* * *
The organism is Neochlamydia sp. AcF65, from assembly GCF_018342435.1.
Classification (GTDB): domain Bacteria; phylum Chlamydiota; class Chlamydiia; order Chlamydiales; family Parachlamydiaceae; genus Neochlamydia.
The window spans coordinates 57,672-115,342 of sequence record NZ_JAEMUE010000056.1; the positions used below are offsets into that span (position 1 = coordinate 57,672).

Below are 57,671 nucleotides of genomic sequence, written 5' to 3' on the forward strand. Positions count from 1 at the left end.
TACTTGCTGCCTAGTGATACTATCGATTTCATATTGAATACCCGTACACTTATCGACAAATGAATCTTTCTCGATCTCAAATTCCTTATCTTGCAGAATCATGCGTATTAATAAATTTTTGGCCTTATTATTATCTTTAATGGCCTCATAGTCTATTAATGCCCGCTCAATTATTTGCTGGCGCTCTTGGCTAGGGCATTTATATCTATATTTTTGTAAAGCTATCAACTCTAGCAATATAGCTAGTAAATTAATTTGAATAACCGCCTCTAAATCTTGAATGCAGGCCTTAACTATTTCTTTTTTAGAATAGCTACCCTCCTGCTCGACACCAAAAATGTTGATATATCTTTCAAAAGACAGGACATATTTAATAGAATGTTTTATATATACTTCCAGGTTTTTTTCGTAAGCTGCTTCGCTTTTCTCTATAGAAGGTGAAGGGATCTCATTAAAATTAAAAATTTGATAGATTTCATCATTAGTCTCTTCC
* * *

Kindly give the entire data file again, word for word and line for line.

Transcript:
The organism is Neochlamydia sp. AcF65, from assembly GCF_018342435.1.
Classification (GTDB): domain Bacteria; phylum Chlamydiota; class Chlamydiia; order Chlamydiales; family Parachlamydiaceae; genus Neochlamydia.
The window spans coordinates 57,672-115,342 of sequence record NZ_JAEMUE010000056.1; the positions used below are offsets into that span (position 1 = coordinate 57,672).

Below are 57,671 nucleotides of genomic sequence, written 5' to 3' on the forward strand. Positions count from 1 at the left end.
TACTTGCTGCCTAGTGATACTATCGATTTCATATTGAATACCCGTACACTTATCGACAAATGAATCTTTCTCGATCTCAAATTCCTTATCTTGCAGAATCATGCGTATTAATAAATTTTTGGCCTTATTATTATCTTTAATGGCCTCATAGTCTATTAATGCCCGCTCAATTATTTGCTGGCGCTCTTGGCTAGGGCATTTATATCTATATTTTTGTAAAGCTATCAACTCTAGCAATATAGCTAGTAAATTAATTTGAATAACCGCCTCTAAATCTTGAATGCAGGCCTTAACTATTTCTTTTTTAGAATAGCTACCCTCCTGCTCGACACCAAAAATGTTGATATATCTTTCAAAAGACAGGACATATTTAATAGAATGTTTTATATATACTTCCAGGTTTTTTTCGTAAGCTGCTTCGCTTTTCTCTATAGAAGGTGAAGGGATCTCATTAAAATTAAAAATTTGATAGATTTCATCATTAGTCTCTTCC